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What is good development policy, Andrea Franc?

Text: Andrea Franc

Would gaining free access to northern markets help the South economically? And how can developing countries secure functioning institutions? Two contributors discuss how the effectiveness of development aid could be improved.

Dr. Andrea Franc. (Illustration: Studio Nippoldt)
Andrea Franc is working on a postdoctoral project on the changing notion of fair trade in the 1970s. She has a doctorate in economic history from Geneva and is currently working at the Department of History at Basel University, where her research is funded by a Marie Heim-Vögtlin grant from the Swiss National Science Foundation.

Fair Trade is the title of a recent book by Joseph Stiglitz, holder of the Nobel prize for economics. However, nowhere in it does he mention the fair trade label that appears on so many packets of coffee in Switzerland. For economists, fair trade is about the North opening up its markets to the South completely, rather than just importing tropical commodities that it cannot produce itself. Stiglitz’s colleague, Paul Collier, actually sees the fair trade label as harmful, as it locks the South into producing tropical commodities instead of diversifying its economy. Development agencies should therefore be fighting not for the fair trade label but to open up the economy of “Fortress Europe”.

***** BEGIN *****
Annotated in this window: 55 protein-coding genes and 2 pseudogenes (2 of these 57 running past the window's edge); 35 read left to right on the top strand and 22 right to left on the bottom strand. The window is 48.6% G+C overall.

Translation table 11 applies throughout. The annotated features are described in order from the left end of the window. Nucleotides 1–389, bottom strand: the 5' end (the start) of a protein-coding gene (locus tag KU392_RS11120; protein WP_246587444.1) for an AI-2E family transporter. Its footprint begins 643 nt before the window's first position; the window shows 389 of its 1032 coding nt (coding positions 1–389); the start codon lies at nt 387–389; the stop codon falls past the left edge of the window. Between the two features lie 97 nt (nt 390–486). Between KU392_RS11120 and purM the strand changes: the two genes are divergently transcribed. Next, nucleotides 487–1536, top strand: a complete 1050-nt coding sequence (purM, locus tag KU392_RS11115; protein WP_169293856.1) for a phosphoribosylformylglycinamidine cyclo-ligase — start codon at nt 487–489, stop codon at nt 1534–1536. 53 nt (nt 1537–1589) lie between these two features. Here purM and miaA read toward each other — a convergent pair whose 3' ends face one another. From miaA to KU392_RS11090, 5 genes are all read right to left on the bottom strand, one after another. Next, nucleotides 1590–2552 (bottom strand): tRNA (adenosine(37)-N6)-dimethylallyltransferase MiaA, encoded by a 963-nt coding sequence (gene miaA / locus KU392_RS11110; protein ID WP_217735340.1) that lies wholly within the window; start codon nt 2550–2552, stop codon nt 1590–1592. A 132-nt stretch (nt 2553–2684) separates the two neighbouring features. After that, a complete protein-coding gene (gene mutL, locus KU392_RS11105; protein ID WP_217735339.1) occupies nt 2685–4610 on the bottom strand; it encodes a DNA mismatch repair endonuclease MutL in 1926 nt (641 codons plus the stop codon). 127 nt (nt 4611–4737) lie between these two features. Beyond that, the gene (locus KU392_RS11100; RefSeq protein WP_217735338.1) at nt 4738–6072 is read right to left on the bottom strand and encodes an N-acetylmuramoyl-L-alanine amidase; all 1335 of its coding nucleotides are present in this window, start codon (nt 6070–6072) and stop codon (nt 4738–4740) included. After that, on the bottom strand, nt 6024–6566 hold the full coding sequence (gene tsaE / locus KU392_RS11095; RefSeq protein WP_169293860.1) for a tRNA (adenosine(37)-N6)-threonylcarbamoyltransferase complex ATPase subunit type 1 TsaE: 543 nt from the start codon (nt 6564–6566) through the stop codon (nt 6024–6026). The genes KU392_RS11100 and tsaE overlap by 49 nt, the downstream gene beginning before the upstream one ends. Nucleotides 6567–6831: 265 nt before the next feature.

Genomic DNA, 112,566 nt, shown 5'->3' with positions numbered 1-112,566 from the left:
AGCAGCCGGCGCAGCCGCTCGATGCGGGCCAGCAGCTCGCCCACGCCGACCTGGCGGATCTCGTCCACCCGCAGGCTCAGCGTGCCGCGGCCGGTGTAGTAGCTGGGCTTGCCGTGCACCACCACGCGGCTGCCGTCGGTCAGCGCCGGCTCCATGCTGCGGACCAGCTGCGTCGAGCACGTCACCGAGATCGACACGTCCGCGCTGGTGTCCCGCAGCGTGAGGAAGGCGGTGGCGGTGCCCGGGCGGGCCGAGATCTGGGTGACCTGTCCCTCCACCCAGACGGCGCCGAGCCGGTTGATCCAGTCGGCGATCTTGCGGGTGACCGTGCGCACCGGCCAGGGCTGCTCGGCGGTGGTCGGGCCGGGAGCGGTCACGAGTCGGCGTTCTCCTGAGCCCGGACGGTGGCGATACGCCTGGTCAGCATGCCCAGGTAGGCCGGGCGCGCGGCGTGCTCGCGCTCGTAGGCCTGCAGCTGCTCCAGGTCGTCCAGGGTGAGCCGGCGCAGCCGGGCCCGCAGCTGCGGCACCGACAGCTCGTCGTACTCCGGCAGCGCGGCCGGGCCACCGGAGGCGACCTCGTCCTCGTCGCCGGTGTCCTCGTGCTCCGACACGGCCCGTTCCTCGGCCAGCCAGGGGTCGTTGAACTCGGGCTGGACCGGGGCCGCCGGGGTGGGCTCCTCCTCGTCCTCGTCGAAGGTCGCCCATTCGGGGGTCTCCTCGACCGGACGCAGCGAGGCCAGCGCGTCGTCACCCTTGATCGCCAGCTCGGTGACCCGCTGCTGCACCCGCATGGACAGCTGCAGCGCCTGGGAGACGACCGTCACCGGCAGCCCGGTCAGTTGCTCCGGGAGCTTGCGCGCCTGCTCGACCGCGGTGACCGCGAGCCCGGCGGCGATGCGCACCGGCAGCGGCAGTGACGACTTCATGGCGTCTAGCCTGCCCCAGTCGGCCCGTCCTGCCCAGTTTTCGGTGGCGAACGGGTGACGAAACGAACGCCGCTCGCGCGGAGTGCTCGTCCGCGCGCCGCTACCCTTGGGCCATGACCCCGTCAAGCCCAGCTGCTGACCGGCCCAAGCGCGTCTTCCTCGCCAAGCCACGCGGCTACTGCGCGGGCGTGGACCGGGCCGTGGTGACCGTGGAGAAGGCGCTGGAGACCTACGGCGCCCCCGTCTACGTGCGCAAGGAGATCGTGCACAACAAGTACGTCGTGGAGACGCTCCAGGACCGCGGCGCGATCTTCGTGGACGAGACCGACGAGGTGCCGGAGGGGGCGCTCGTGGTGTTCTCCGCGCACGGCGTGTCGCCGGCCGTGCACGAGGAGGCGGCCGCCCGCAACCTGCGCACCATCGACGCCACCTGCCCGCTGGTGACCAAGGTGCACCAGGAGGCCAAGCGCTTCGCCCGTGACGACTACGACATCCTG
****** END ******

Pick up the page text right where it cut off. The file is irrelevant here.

Why do development agencies today campaign for small farmers and coffee beans, rather than market access and industrialization? From an economic history perspective, it is interesting to note that this gulf between academic economics and the Third World movement appeared only in the 1980s. When professional non-governmental organizations first came on the scene, they adapted their notion of fair trade to the social context.

To survive or even grow, development agencies had to keep up the flow of donations and to enter into informal alliances with the environmental movement or the trade unions, for example. The organic farming movement, which was very strong in Switzerland, launched its own label, the Bio Bud, as early as 1981. Today, environmental protection and opposition to growth are integral to the fair trade brand, which was introduced in Switzerland by various development agencies in 1992.

The peasant farmer, both at home and abroad, came to symbolize the new concept of organics and fair trade. However, the corollary of this was that the political demand for Switzerland to open up its markets to all southern products and to allow the South to industrialize fell by the wayside. As a number of political-economic studies have shown, unfortunately environmental protection and opposition to growth have often been used in international trade policy as a pretext for shoring up the privileges of “Fortress Europe”. In this process, the NGOs have played the role of “useful idiots”.

Switzerland’s first fair trade product, launched in 1973, had nothing to do with peasant farmers – on the contrary. Ujamaa instant coffee from Tanzania was an industrial product that was seen as fair precisely because it was not an unprocessed commodity and came from a modern factory in Africa. The coffee was sold at stalls all over Switzerland by volunteers with a background in economics, who handed out leaflets with it.

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